Valdevino is first girls’ wrestling state champ in Wakefield history

Mar 1, 2019 by

Named Outstanding Wrestler in inaugural MIAA girls’ tourney

ANA VALDEVINO had a great freshman campaign for Wakefield wrestling. The Warriors are hoping her success will encourage more girls to go out for the team next season. (Donna Larsson Photo)

Published in the March 1, 2019 edition.

DANVERS — Making history once wasn’t enough for Wakefield wrestler Ana Valdevino.

The freshman, who had a terrific season wrestling with the Warrior boys, competed at the inaugural MIAA Girls’ State Wrestling Tournament last weekend.

Valdevino not only rolled through her competition at 113 and became Wakefield’s first girls’ state champion, but she was also named the tournament’s Outstanding Wrestler.

ANA VALDEVINO stands above the rest as the most outstanding wrestler in Massachusetts. (Brendan Kent Photo)

Just how dominant was Valdevino?

“Well, she didn’t give up a point,” said Wakefield wrestling head coach Ross Ickes.

Valdevino won her first match 10-0, getting a pin in 3:25 over Chanda Wallace of Greater Lowell Tech. That sent her to the semifinals were she beat Gloucester’s Olivia Amaral 7-0 getting a pin in two minutes. In the championship bout, Valdevino beat Janieliz Cotto via pin in 2:53. She outscored Cotto 9-0 in that one.

“She wrestled well for us all season long and then she got a chance to show how good she is in this tournament,” said Ickes, who was also impressed with the tournament itself as more girls compete in the sport each year. “It was a really well-run tournament, hopefully it continues to grow.”

“I am so unbelievably proud of her,” said Wakefield athletic director Brendan Kent. “She works extremely hard and deserves everything she has accomplished. She is a great athlete and pound-for-pound one of the toughest student-athletes in our school. Most importantly though, she is just a great all-around kid. She is the type of kid that any coach wants on their team.”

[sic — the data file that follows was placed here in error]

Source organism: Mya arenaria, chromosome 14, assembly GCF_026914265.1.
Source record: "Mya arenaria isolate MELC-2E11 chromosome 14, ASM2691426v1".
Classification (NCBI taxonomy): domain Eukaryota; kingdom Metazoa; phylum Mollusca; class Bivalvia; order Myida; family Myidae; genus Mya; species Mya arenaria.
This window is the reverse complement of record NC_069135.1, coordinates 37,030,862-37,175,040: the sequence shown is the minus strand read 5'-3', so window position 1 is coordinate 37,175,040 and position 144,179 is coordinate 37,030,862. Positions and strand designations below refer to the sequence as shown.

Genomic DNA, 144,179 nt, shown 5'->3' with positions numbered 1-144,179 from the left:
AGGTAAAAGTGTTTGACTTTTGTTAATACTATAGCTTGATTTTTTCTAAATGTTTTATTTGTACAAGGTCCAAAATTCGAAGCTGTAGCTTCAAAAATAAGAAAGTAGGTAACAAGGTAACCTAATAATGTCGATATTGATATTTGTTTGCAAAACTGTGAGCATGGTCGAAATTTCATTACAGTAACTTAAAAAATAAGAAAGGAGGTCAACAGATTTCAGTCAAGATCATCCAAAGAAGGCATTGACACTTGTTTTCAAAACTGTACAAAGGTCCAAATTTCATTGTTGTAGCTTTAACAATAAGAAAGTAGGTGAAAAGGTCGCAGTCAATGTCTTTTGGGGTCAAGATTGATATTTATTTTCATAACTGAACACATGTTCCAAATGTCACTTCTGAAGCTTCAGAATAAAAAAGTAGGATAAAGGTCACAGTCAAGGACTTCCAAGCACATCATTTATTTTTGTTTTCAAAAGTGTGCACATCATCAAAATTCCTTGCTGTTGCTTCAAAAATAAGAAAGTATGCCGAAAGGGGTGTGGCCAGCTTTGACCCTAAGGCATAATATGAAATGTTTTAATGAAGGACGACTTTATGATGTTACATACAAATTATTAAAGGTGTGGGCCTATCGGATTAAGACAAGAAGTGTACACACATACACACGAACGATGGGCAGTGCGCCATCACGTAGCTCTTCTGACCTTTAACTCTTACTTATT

Valdevino’s dedication to the Warriors and her success at the state tournament provides a positive influence not just for her teammates but for the next generation of girls who might be interested in wrestling but aren’t sure how they fit in. Valdevino has proved that the future is bright for girls’ wrestling.

“We’re hoping she paves the way for more girls to join the team,” said Ickes.

Kent also credits the coaching staff and entire Wakefield wrestling community for creating the type of all-inclusive culture that encouraged and challenged Valdevino to be her best.

“Our coaches have developed such an inclusive family-like atmosphere throughout the program,” said Kent, a literal truth for Valdevino, whose brother Joao, a sophomore, was one of the Warriors’ best wrestlers this season and was on the sidelines at the State Tournament cheering his sister on. “Every kid on the team is treated and valued with the utmost respect. The team has completely welcomed in Ana as part of the family and she has quickly become a fan favorite among our Wakefield Warrior parents and fans. Every time she steps on the mat, the entire team goes wild cheering for her. It is such a great thing to see. I would not be surprised if more girls in Wakefield start coming out for wrestling, after seeing Ana’s success.”

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